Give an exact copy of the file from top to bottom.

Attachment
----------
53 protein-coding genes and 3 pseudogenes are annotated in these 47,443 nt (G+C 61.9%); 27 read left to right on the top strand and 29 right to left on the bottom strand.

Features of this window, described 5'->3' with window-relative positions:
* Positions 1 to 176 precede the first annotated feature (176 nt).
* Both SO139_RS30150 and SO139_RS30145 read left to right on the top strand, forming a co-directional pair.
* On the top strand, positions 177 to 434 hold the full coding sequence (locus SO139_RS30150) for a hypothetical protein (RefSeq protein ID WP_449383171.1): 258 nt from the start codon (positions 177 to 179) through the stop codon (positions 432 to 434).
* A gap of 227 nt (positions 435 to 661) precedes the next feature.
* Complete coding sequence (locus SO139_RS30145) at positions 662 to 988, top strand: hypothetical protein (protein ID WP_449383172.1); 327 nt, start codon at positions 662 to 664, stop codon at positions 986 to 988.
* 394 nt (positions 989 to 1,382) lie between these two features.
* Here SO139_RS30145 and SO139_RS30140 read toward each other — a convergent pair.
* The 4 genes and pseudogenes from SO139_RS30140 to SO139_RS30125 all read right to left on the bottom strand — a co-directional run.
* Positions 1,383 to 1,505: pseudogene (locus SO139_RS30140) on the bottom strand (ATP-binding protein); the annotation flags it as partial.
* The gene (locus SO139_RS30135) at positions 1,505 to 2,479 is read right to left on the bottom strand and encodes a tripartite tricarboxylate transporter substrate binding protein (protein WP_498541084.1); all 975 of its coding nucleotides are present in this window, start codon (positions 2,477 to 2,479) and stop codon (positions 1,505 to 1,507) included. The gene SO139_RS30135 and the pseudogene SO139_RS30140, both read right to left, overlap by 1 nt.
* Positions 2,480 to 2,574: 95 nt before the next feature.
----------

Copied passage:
53 protein-coding genes and 3 pseudogenes are annotated in these 47,443 nt (G+C 61.9%); 27 read left to right on the top strand and 29 right to left on the bottom strand.

Features of this window, described 5'->3' with window-relative positions:
* Positions 1 to 176 precede the first annotated feature (176 nt).
* Both SO139_RS30150 and SO139_RS30145 read left to right on the top strand, forming a co-directional pair.
* On the top strand, positions 177 to 434 hold the full coding sequence (locus SO139_RS30150) for a hypothetical protein (RefSeq protein ID WP_449383171.1): 258 nt from the start codon (positions 177 to 179) through the stop codon (positions 432 to 434).
* A gap of 227 nt (positions 435 to 661) precedes the next feature.
* Complete coding sequence (locus SO139_RS30145) at positions 662 to 988, top strand: hypothetical protein (protein ID WP_449383172.1); 327 nt, start codon at positions 662 to 664, stop codon at positions 986 to 988.
* 394 nt (positions 989 to 1,382) lie between these two features.
* Here SO139_RS30145 and SO139_RS30140 read toward each other — a convergent pair.
* The 4 genes and pseudogenes from SO139_RS30140 to SO139_RS30125 all read right to left on the bottom strand — a co-directional run.
* Positions 1,383 to 1,505: pseudogene (locus SO139_RS30140) on the bottom strand (ATP-binding protein); the annotation flags it as partial.
* The gene (locus SO139_RS30135) at positions 1,505 to 2,479 is read right to left on the bottom strand and encodes a tripartite tricarboxylate transporter substrate binding protein (protein WP_498541084.1); all 975 of its coding nucleotides are present in this window, start codon (positions 2,477 to 2,479) and stop codon (positions 1,505 to 1,507) included. The gene SO139_RS30135 and the pseudogene SO139_RS30140, both read right to left, overlap by 1 nt.
* Positions 2,480 to 2,574: 95 nt before the next feature.